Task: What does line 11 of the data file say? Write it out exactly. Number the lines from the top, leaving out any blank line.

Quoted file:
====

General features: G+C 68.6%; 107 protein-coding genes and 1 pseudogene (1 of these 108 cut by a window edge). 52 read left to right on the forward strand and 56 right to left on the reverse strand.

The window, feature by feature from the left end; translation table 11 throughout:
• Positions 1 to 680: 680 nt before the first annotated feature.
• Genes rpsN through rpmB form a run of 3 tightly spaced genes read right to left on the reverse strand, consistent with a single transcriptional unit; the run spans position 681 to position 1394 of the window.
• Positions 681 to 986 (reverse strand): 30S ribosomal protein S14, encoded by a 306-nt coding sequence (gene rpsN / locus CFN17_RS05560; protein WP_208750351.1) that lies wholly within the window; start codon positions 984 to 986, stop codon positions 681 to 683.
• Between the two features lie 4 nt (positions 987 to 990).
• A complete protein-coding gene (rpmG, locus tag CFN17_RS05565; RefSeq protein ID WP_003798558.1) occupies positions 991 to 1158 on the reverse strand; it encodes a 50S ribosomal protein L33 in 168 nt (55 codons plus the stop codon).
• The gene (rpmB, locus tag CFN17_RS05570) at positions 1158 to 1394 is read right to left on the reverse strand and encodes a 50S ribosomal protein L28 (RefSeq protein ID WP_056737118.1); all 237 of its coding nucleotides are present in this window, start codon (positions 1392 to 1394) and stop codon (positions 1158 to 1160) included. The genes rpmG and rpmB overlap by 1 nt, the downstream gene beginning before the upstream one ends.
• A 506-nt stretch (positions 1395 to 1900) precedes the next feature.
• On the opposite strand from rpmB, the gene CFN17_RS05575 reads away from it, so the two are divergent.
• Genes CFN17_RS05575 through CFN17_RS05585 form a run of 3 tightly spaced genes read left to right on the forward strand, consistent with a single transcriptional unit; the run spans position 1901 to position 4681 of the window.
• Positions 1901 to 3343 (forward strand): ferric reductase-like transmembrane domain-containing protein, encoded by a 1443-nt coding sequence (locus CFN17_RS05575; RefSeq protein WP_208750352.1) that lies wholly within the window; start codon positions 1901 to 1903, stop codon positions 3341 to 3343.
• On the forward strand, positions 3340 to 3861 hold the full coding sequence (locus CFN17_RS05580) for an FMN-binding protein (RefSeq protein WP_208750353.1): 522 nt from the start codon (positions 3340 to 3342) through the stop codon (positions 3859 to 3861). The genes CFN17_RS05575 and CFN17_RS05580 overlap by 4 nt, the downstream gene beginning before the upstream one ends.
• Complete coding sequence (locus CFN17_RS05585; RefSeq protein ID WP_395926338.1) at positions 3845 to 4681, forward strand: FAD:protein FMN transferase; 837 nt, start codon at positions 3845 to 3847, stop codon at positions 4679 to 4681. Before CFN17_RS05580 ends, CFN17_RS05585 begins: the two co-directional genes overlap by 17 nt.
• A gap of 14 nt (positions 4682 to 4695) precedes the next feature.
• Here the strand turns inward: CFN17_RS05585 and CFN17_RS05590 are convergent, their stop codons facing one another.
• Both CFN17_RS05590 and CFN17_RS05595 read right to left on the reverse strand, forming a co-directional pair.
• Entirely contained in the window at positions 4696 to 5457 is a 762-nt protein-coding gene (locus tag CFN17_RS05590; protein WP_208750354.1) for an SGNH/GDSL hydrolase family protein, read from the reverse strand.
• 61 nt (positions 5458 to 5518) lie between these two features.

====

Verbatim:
• Genes CFN17_RS05575 through CFN17_RS05585 form a run of 3 tightly spaced genes read left to right on the forward strand, consistent with a single transcriptional unit; the run spans position 1901 to position 4681 of the window.